Ralph Hancock – Roath’s very own Capability Brown

Ralph Hancock Photo - Dorothy Wilding

 

The weather is sweltering and the parks and gardens of Cardiff are in full bloom.  I’m reminded of a talk we had at our Society meeting last autumn from horticultural lecturer Bob Priddle all about the life locally born landscape gardener Ralph Hancock.

 

 

English Gardens in AmericaRalph Hancock first came to notoriety when in 1927 he created a rock and water garden for Princess Victoria, the daughter of the late King Edward VII, at the Royal house Coppins, Iver, Buckinghamshire.  She was so impressed she presented to him a little diamond and sapphire tie pin which became one of his most treasured possessions.  In a clever piece of self-marketing he published an illustrated booklet titled ‘English Gardens in America’ in which he described himself as being ‘Landscape Gardener to HRH the Princess Victoria of England’. and sailed off to USA to tell people.  His marketing worked and he designed an exhibition garden at Erie Station in New York to further exhibit his work.

 

Rockefeller Centre Garden

 

He was commissioned to design the famous ‘Gardens of Nations’, a series of roof gardens on the eleventh floor of the Rockefeller Centre in New York in 1930.   The work was made up of a series of cultural style of gardens from places as diverse as Holland, Japan and Britain. It was a sizable undertaking consisting of over 3,000 tons of earth, 500 tons of brick, 100 tons of natural stone and 2,000 trees and shrubs being hauled up the side of the skyscrapers by block and tackle.

 

 

 

Ralf Hancock kensington roof garden Photo by Bryce Edwards, Flickr

Hancock’s work became widely known and in 1935 Ralph Hancock was persuaded to return home to the UK and work on designing a rooftop garden for the Derry and Toms Department Store in Kensington.  The gardens opened in 1938 and included the Spanish garden complete with palm trees and fountains as well as Moorish colonnades and a woodland garden, built with a cascade, a river and its very own pink flamingos.  The building, gardens and Babylon Restaurant had for many years been leased by Richard Branson and the Virgin Group but finally closed to the public in 2018 when the lease expired.  It is not known whether they will ever reopen.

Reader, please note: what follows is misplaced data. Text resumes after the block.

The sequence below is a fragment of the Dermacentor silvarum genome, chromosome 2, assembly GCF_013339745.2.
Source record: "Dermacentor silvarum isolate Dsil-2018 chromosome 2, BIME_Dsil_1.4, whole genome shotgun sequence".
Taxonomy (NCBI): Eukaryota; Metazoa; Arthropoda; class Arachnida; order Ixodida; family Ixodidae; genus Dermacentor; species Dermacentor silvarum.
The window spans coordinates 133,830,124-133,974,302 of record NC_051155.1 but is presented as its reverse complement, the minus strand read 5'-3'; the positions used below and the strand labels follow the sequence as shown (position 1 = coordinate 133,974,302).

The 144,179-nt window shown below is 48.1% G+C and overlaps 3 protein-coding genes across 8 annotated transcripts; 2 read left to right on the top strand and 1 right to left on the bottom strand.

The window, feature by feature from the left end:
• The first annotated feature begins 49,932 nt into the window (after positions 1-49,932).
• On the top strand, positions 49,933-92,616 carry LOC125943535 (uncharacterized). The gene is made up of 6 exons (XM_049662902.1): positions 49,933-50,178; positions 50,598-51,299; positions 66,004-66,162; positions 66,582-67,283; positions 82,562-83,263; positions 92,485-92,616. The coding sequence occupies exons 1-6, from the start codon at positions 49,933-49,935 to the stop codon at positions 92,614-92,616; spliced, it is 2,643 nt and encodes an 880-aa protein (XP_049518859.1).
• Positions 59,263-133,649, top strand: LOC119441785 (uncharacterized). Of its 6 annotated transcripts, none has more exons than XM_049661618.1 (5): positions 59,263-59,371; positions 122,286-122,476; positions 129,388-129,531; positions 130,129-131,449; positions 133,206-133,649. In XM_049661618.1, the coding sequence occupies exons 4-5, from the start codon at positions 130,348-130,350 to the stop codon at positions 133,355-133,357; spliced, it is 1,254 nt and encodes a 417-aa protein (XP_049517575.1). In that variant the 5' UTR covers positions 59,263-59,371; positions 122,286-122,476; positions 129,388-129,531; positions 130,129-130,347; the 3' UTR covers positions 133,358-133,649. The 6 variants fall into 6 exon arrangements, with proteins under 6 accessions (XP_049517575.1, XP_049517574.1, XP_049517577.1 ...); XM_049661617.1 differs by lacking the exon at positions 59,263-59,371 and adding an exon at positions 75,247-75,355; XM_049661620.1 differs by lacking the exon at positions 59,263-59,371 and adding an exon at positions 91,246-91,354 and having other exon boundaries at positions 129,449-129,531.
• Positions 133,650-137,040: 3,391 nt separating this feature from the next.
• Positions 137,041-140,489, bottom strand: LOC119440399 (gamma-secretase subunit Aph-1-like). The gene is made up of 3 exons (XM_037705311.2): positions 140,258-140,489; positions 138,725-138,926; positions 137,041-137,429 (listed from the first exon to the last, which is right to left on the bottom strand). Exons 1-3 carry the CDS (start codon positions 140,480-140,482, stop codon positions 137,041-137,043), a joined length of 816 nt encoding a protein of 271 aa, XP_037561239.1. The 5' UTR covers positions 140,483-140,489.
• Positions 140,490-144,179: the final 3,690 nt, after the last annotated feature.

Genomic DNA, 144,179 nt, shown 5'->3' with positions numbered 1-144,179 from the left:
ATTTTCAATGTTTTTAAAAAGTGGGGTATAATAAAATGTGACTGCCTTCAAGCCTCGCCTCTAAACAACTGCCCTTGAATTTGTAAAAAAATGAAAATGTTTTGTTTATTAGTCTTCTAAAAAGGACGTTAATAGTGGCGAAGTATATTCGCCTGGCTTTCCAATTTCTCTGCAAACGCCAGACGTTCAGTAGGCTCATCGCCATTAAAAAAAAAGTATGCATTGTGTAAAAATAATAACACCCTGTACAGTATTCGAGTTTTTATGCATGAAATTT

Flamingos in the Kensington Roof top gardens

When the Derry Gardens (as they were first known) were opened on 9th May 1938, they were the largest single roof garden in the world and became a huge attraction. Visitors were charged one shilling entrance and all the money went to support the Queen’s Institute of District Nursing, St John Ambulance, the British Red Cross and several hospitals. By the time Derry & Toms closed in 1973, the entrance fees had generated some £120,000 for various hospitals.

Ralph continued to be a very successful exhibitor at the Chelsea Flower Show, winning gold medals in 1936, 1937 and 1938 shows.  The gardens constructed at Chelsea had moved away from the naturalistic rock garden style towards the arts and crafts style that is now more associated with his later work.  One of Ralph’s specialities became the use of Moon Gates,  which he used both at Chelsea and a number of other garden projects.  He also exhibited gardens at the Ideal Home Exhibition.

Ralph Hancock and the Queen at Chelsea 1949